ALABAMA SHOULD NOT INCREASE SMOKING AGE TO 21 OR REGULATE E-CIGARETTES
February 21, 2018
Lawmakers in Alabama are considering increasing the smoking age from 19 to 21. Proponents of the change claim it would help curb smoking rates, but the proposal would also extend the age to “alternative nicotine products,” including e-cigarettes, vaping devices, and smokeless tobacco, thereby disregarding the public health benefits provided by these products. If successful, this effort would not only limit adults’ choices, it would negatively impact the state, which would lose tax revenue provided by these products. Further, it would create an incentive for adults to purchase tobacco, e-cigarettes, and vaping devices in neighboring states, taking even more money away from Alabama’s coffers.
In nearly every other sense, individuals are considered adults at 18. They can serve in war, are tried as adults in courts, and they can accumulate massive debt in contractual agreements, such as student loans, which in 2016 averaged about $30,000. If individuals aged 18–20 can join the military and be tried as an adult in court, shouldn’t they be permitted to choose to use tobacco products?
Increasing the tobacco age limit has not proven effective in deterring consumption. The National Institute on Drug Abuse noted 58 percent of high school seniors reported consuming alcohol in 2015, and 35 percent reported using marijuana. Both of these substances are illegal for persons aged 21 and under to use in every state, yet their illegality does not indicate a connection between lower consumption rates and age restrictions.
Regarding tobacco use, the Centers for Disease Control and Prevention reports nearly 90 percent of tobacco users started by age 18. Research also shows underage youth rely on “social sources” for tobacco products, including siblings, friends, parents, and strangers; age restrictions won’t solve this problem. The U.S. Drug and Food Administration found “86% of 15 to 17 year olds obtained cigarettes by asking someone else for cigarettes or being offered cigarettes by someone.”
Perhaps the most important issue with the Alabama proposal is that it would include tobacco harm reduction (THR) products, including e-cigarettes, vaping devices, and smokeless tobacco, such as snus. Literature and studies continue to indicate these products are significantly less harmful than combustible cigarettes and therefore should be regulated differently.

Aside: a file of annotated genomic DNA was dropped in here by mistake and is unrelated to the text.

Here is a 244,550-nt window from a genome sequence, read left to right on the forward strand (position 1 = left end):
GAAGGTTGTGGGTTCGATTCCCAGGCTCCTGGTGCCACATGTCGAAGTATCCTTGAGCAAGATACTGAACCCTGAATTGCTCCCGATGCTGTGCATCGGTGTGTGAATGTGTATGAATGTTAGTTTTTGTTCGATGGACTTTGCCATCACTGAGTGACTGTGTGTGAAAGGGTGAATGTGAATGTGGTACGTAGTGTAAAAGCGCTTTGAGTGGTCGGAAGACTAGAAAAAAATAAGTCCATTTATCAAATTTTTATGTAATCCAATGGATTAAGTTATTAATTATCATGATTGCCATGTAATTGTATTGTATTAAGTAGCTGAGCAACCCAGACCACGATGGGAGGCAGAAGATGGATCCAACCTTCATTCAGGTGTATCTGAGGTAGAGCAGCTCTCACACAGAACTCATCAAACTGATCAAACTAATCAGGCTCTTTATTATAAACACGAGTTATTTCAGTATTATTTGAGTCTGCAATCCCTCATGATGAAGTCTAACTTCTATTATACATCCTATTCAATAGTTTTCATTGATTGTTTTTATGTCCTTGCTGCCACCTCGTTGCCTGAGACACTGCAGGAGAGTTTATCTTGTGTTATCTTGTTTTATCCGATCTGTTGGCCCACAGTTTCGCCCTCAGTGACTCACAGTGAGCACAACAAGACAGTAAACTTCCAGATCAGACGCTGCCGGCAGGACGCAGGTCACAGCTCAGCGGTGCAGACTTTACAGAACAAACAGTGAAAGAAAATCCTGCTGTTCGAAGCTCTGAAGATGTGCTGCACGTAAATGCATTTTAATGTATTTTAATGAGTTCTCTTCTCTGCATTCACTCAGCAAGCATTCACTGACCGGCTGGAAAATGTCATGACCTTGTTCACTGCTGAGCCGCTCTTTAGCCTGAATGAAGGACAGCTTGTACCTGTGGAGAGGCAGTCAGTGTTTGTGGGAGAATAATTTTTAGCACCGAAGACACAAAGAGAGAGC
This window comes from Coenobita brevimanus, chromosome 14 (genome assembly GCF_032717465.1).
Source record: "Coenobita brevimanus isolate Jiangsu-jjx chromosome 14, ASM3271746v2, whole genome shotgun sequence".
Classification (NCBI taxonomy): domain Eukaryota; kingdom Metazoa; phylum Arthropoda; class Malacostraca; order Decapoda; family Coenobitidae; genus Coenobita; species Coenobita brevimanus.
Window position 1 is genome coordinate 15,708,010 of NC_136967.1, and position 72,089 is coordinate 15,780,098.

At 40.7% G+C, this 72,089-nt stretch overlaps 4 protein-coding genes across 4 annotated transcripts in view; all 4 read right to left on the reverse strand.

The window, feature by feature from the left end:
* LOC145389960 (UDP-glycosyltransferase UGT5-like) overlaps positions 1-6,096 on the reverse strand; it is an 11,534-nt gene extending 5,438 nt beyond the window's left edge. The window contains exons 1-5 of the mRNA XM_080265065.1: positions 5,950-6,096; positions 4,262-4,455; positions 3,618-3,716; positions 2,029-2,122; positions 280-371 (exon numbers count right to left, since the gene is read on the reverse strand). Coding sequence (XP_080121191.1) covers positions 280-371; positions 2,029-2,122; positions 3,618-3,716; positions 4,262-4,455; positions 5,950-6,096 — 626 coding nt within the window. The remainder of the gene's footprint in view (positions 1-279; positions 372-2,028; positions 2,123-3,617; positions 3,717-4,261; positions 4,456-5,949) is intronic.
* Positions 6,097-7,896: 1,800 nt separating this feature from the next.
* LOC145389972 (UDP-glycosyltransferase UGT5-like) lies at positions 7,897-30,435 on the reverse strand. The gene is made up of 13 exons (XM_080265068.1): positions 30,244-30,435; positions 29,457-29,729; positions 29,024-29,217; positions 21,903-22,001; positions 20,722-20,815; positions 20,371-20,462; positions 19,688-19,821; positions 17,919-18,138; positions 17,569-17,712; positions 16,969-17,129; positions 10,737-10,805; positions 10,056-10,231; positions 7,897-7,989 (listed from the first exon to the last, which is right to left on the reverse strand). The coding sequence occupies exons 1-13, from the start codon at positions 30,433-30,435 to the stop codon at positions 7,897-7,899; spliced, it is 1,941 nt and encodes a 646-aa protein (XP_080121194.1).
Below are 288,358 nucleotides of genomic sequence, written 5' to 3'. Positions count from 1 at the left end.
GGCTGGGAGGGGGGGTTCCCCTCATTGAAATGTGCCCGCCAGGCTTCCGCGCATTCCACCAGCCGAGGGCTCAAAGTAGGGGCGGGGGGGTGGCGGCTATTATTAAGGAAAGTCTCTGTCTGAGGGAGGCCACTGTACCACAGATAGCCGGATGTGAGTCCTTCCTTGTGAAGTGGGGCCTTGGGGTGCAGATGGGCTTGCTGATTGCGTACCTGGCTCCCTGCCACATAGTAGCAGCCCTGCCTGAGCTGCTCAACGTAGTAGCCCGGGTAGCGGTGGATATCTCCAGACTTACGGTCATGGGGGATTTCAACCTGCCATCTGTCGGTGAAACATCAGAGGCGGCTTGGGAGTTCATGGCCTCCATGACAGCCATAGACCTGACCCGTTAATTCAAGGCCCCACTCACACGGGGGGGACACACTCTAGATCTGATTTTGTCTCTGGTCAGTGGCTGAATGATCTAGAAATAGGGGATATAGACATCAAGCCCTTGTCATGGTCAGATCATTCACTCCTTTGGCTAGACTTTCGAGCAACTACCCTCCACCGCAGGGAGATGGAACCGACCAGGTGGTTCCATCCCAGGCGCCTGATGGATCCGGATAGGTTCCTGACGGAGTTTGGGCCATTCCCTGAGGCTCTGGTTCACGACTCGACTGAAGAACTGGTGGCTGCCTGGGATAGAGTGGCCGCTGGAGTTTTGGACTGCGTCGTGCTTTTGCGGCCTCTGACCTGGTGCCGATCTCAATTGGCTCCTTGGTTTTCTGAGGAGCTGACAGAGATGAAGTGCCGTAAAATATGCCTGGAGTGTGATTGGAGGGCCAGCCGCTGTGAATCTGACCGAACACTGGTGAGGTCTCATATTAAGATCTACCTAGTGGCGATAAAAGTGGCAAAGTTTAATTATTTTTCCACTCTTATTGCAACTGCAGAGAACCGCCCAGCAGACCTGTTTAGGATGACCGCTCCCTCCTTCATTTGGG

For instance, in a 2009 BioMed Central study, after analyzing “the relative risk of cancer among smokeless tobacco users, compared with non-users of tobacco,” the authors found “very little evidence” of a greater risk of cancer by smokeless tobacco products. Brad Rodu, a senior fellow at The Heartland Institute, has more than 20 years of experience researching smokeless tobacco. According to Rodu’s research, smokeless tobacco is “at least 98 percent safer than smoking, even though most Americans are misinformed about the differences in risk.”
Additionally, e-cigarettes and vaping devices are also important THR products that should not be included in mandates regulating tobacco. E-cigarettes and vaping pose a significantly lower health risk than combustible tobacco. In 2018, the National Academies of Sciences, Engineering, and Medicine found e-cigarette use to result in “reduced short-term adverse health outcomes in several organs.” Other public health organizations had reached the same conclusion. In 2017, NHS Health Scotland found using e-cigarettes is “less harmful than smoking.” In 2016, the Tobacco Advisory Group of the Royal College of Physicians in the United Kingdom determined the health hazards associated with THR products are “unlikely to exceed 5% of the harm [caused by] smoking tobacco.” In 2015, Public Health England declared e-cigarette use as roughly “95% safer than smoking.”
THR products such as e-cigarettes and vaping devices could alleviate costs to states’ budgets, too. J. Scott Moody, chief executive officer and chief economist at State Budget Solutions, estimates Medicaid savings could have amounted to $48 billion in 2012 if e-cigarettes had been adopted in place of combustible cigarettes by all Medicaid recipients who currently consume tobacco products.
Lawmakers in Alabama should avoid limiting adults’ choices and instead consider promoting THR products, a decision that would likely help to improve health outcomes in the Yellowhammer State.
Nothing in this Research & Commentary is intended to influence the passage of legislation, and it does not necessarily represent the views of The Heartland Institute or Tobacco Harm Reduction 101.